In contrast, journals in non-political fields were open to everybody. Anyone could go to a library and read specialized magazines—Popular Mechanics was one notable example—that had been published in the West. Such publications were available elsewhere as well. Haute couture journals, for example, would be lying on tables in shops where dresses and suits were custom-tailored.
Censorship: The Role of the Glavlit
The main watchdog within the party’s Agitprop Department (later renamed the Ideological Department) for dealing with censorship of foreign literature was the Chief Agency for Protection of Military and State Secrets, generally known as the Glavlit, its Russian acronym. The Glavlit also handled censorship matters arising from domestic writings of just about any kind—even beer and vodka labels. Glavlit censorship personnel were present in every large Soviet publishing house or newspaper.
In contrast, smaller literary enterprises, including magazine publishers, usually did not have a Glavlit representative working in-house. Instead, they had to provide their manuscripts to a censor of their own. If an editor did not agree with the censor’s corrections, deletions, or other alterations, the enterprise could appeal to the Glavlit hierarchy. But it was risky to do that very often. If someone did so, the Glavlit’s chief almost certainly would have informed the Agitprop. Editors of journals and other publications, moreover, had the legal right to appeal officially to Agitprop if they disagreed with Glavlit censorship decisions, but as far as I am aware, nobody ever actually dared to do this.
One man, however, was notorious for making appeals to an even higher level—specifically, to party boss and Premier Nikita Khrushchev. The appellant was Alexandr Tvardovsky, the editor-in-chief of Novy Mir, a respected literary magazine published by the Union of Writers. Tvardovsky contacted Khrushchev after being denied permission to publish Alexandr Solzhenitsin’s now-famous book about life in the Gulag system, One Day in the Life of Ivan Denisovich. Khrushchev supported him and asked his fellow Politburo members for their opinions. Once they understood that Khrushchev supported publication of the book, his Politburo colleagues took the same position.
How Censorship Entities Really Worked
Pre-packaged lists seem to have been a central element in the modus operandi of the Glavlit and the Spetskhrans:
Glavlit: The censors in the Glavlit generally did not in fact read books, magazines, or newspapers very thoroughly—if they read them at all. Together with the Agitprop Department, the Glavlit simply maintained lists of foreign periodicals and book topics. The lists would determine whether a publication would be sent to a spetskhran.
Spetskhran: If a library housing a spetskhran was part of an academic institution, it had a list of scholars who were permitted to read the literature in that room. If a scholar was employed somewhere else, he had to bring a letter signed by his superior to the director of the institute to which the spetskhran belonged. The letter was supposed to specify exactly what topic the researcher planned to explore. But in reality, such rules did not mean much. Librarians generally restricted few if any researchers. There were two reasons for this:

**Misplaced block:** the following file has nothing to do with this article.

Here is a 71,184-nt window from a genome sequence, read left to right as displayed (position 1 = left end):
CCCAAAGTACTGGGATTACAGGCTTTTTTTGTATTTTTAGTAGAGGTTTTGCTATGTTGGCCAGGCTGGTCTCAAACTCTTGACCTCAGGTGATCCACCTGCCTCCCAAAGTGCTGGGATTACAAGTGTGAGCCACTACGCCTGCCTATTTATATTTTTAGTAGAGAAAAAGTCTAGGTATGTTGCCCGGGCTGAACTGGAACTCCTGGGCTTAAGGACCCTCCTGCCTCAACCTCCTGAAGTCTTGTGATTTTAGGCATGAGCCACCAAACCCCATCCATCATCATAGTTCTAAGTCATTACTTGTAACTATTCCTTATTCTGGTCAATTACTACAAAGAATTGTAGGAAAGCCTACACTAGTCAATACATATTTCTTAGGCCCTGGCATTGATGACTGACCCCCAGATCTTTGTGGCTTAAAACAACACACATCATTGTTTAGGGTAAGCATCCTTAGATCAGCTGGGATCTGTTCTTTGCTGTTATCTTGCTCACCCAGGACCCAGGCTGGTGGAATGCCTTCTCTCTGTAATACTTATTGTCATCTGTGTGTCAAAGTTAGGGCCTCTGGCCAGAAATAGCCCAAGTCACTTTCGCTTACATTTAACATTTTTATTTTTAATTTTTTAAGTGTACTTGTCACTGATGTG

The main preoccupation of most of the librarians was to be sure not to let any book or magazine be carried out of the room. But the director of the Institute and his deputies—usually three or four people—were empowered to order that a particular book or books be brought to their offices. They could also take books and magazines home, and/or use them together with other researchers from their own or some other institute. This meant that more people interested in a topic could look at and use the publication. They could also make citations from a book, thus enabling other scholars to learn of its existence.
The Suslov Factor
Mikhail Suslov, the Politburo member who served as the party’s top watchdog over ideological matters, was a typical Stalinist. He managed to retain his position and his restrictive influence over information flows, both during and after the de-Stalinization campaign of 1956-1962. Khrushchev evidently thought Suslov would generally follow his (Khrushchev’s) lead. He was mistaken; Suslov showed himself to be a tough and resourceful character. After Khrushchev’s fall from power in 1964, Suslov gained almost total domination over Agitprop. The next party chief, Leonid Brezhnev, was too lazy and too submissive to others’ opinions to make a serious effort to curb Suslov.
Suslov suffered a political setback in the late 1960s when he prepared official documents rehabilitating Stalin. About a hundred personalities from the Soviet cultural elite learned of this development from knowledgeable consultants and Central Committee members who did not like the idea. Writers, actors, artists, musicians, journalists, and other representatives of the intelligentsia,traditionally influential in Russian society, signed a letter to Brezhnev and the Central Committee.
Brezhnev, who did not like sharp political movements in any direction, overruled Suslov. Despite this setback, Suslov retained his Politburo seat and remained influential into the 1970s as an advocate for ideological orthodoxy. He died in 1982.